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Business Briefs
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Asian Cajun Crawfish restaurant in Tracy


TRACY - The Tracy Chamber of Commerce is conducting a ribbon cutting ceremony for Asian Cajun Crawfish on Thursday, Nov, 29, at 4 p.m. at 95 W. 11th Street No. 103.

 Asian Cajun Crawfish is a full service restaurant specializing in Cajun seafood cuisine with an Asian twist. They opened their doors to the public in mid-November.

Owners Jeremy Magtoto and Alice Gimenes have opened a new fusion restaurant with traditional Cajun dishes such as live crawfish, whole Dungeness crab, shrimp, pork chops, catfish or cod, red beans and rice and many more.

 For more information regarding the ribbon cutting contact the Tracy Chamber at 209-835-2131.

Sugar Bowl re-opens today for ski enthusiasts

DONNER SUMMIT – Over six feet of early season snow so far this season has allowed Sugar Bowl resort to re-open for top-to-bottom skiing and riding this Thanksgiving weekend, with a forecast that calls for blue skies and beautiful weather.

Sugar Bowl skiers and riders can access over 1,500 vertical feet of mountain terrain and 19 ski trails.

 Lift Tickets will be $67/day. Stay tuned to for operational updates (including opening plans for Royal Gorge Cross Country Resort, also available on, as snow and weather may mandate updates as needed.


Facebook wants to end voting on privacy issues
MENLO PARK  (AP) — Facebook is proposing to end its practice of letting users vote on changes to its privacy policies, though it will continue to let users comment on proposed updates.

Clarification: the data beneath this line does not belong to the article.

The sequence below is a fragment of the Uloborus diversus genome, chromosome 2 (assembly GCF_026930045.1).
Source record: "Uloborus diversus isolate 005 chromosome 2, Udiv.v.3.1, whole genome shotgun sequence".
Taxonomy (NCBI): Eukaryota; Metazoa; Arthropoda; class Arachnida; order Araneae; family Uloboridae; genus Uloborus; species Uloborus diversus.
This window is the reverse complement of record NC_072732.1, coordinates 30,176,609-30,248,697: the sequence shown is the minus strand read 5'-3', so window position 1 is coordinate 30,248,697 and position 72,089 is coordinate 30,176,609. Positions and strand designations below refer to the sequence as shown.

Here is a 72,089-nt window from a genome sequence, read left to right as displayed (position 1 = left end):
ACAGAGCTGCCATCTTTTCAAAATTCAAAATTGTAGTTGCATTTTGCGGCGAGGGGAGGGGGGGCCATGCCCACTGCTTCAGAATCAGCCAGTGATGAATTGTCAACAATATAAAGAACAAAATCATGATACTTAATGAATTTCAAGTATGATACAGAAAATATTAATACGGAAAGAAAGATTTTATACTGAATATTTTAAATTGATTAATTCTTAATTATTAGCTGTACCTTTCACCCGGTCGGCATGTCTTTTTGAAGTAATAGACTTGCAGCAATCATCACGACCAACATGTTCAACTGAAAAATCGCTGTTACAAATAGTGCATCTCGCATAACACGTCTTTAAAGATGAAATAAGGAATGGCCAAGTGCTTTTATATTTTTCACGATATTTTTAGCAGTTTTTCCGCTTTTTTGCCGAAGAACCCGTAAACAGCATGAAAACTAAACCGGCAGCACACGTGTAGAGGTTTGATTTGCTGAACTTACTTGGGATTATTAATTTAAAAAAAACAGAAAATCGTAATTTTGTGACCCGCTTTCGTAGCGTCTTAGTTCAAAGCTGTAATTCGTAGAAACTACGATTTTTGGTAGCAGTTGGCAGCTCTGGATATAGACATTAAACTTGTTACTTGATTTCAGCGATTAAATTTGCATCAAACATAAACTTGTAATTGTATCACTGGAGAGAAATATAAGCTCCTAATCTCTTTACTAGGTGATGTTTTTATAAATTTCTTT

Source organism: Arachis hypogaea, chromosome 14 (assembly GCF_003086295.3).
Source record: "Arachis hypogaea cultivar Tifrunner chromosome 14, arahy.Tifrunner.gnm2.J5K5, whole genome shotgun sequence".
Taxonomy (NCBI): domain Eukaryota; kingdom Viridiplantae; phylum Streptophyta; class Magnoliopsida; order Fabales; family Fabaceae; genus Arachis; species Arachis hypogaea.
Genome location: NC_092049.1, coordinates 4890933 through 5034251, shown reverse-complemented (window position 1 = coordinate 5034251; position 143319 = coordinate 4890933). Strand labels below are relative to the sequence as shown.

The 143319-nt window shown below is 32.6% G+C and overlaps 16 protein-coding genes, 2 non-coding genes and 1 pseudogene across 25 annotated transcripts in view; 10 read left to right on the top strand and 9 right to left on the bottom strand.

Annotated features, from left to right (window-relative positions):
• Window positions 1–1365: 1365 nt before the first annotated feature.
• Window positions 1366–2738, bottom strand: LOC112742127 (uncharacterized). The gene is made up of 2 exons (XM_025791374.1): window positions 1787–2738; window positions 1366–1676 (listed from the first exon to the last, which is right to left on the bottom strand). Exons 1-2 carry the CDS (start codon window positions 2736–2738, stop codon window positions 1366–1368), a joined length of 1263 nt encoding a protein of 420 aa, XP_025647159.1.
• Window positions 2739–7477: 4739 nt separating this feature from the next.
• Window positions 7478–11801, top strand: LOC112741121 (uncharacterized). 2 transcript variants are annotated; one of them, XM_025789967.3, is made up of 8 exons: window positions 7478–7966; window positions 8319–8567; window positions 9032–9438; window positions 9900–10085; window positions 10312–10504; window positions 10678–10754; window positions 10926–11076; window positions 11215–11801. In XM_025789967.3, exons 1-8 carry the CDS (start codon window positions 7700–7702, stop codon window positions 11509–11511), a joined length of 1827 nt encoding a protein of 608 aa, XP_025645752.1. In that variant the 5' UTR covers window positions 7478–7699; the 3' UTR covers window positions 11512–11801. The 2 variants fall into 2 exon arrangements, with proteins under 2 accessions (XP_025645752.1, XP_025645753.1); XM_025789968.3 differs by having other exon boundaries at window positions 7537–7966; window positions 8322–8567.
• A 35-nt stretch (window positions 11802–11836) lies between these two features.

The world's biggest social media company said in a blog post Wednesday that its voting mechanism, which is triggered only if enough people comment on proposed changes, has become a system that emphasizes quantity of responses over quality of discussion. Users tend to leave one or two-word comments objecting to changes instead of more in-depth responses.

Facebook said it will continue to inform users of "significant changes" to its privacy policy, called its data use policy, and to its statement of user rights and responsibilities. The company will keep its seven-day comment period and take users' feedback into consideration.

Facebook began letting users vote on privacy changes in 2009. Since then, it has gone public and its user base has ballooned from around 200 million to more than 1 billion. As part of the 2009 policy, users' votes only count if more than 30 percent of all Facebook's active users partake. That did not happen during either of the two times users voted and it's unlikely that it will now, given that more than 300 million people would have to participate.